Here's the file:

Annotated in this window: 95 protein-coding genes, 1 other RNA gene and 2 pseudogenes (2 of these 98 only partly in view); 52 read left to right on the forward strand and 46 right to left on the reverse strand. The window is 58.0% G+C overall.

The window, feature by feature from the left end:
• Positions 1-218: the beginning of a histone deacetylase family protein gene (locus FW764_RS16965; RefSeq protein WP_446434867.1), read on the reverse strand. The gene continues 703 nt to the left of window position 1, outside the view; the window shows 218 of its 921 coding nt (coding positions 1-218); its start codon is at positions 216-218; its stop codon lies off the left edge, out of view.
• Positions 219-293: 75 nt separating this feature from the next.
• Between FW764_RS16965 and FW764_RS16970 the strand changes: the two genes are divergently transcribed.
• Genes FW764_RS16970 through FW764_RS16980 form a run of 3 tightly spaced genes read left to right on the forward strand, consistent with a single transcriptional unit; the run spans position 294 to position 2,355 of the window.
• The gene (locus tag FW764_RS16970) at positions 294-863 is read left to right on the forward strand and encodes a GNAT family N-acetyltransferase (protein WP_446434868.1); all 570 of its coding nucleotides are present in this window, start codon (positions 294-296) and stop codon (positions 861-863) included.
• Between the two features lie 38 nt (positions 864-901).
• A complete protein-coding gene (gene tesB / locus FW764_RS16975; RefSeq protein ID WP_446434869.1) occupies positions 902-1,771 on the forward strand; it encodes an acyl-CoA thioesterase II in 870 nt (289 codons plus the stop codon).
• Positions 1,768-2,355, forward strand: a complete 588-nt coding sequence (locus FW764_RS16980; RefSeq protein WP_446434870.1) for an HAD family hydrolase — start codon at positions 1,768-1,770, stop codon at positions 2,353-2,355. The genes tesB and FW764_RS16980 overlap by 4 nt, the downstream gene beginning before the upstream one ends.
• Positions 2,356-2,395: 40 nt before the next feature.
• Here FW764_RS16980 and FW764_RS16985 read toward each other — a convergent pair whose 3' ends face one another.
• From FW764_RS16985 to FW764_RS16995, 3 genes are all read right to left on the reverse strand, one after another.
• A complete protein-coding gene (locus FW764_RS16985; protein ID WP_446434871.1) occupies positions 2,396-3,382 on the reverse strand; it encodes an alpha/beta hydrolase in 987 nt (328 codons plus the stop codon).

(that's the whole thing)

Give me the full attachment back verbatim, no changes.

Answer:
Annotated in this window: 95 protein-coding genes, 1 other RNA gene and 2 pseudogenes (2 of these 98 only partly in view); 52 read left to right on the forward strand and 46 right to left on the reverse strand. The window is 58.0% G+C overall.

The window, feature by feature from the left end:
• Positions 1-218: the beginning of a histone deacetylase family protein gene (locus FW764_RS16965; RefSeq protein WP_446434867.1), read on the reverse strand. The gene continues 703 nt to the left of window position 1, outside the view; the window shows 218 of its 921 coding nt (coding positions 1-218); its start codon is at positions 216-218; its stop codon lies off the left edge, out of view.
• Positions 219-293: 75 nt separating this feature from the next.
• Between FW764_RS16965 and FW764_RS16970 the strand changes: the two genes are divergently transcribed.
• Genes FW764_RS16970 through FW764_RS16980 form a run of 3 tightly spaced genes read left to right on the forward strand, consistent with a single transcriptional unit; the run spans position 294 to position 2,355 of the window.
• The gene (locus tag FW764_RS16970) at positions 294-863 is read left to right on the forward strand and encodes a GNAT family N-acetyltransferase (protein WP_446434868.1); all 570 of its coding nucleotides are present in this window, start codon (positions 294-296) and stop codon (positions 861-863) included.
• Between the two features lie 38 nt (positions 864-901).
• A complete protein-coding gene (gene tesB / locus FW764_RS16975; RefSeq protein ID WP_446434869.1) occupies positions 902-1,771 on the forward strand; it encodes an acyl-CoA thioesterase II in 870 nt (289 codons plus the stop codon).
• Positions 1,768-2,355, forward strand: a complete 588-nt coding sequence (locus FW764_RS16980; RefSeq protein WP_446434870.1) for an HAD family hydrolase — start codon at positions 1,768-1,770, stop codon at positions 2,353-2,355. The genes tesB and FW764_RS16980 overlap by 4 nt, the downstream gene beginning before the upstream one ends.
• Positions 2,356-2,395: 40 nt before the next feature.
• Here FW764_RS16980 and FW764_RS16985 read toward each other — a convergent pair whose 3' ends face one another.
• From FW764_RS16985 to FW764_RS16995, 3 genes are all read right to left on the reverse strand, one after another.
• A complete protein-coding gene (locus FW764_RS16985; protein ID WP_446434871.1) occupies positions 2,396-3,382 on the reverse strand; it encodes an alpha/beta hydrolase in 987 nt (328 codons plus the stop codon).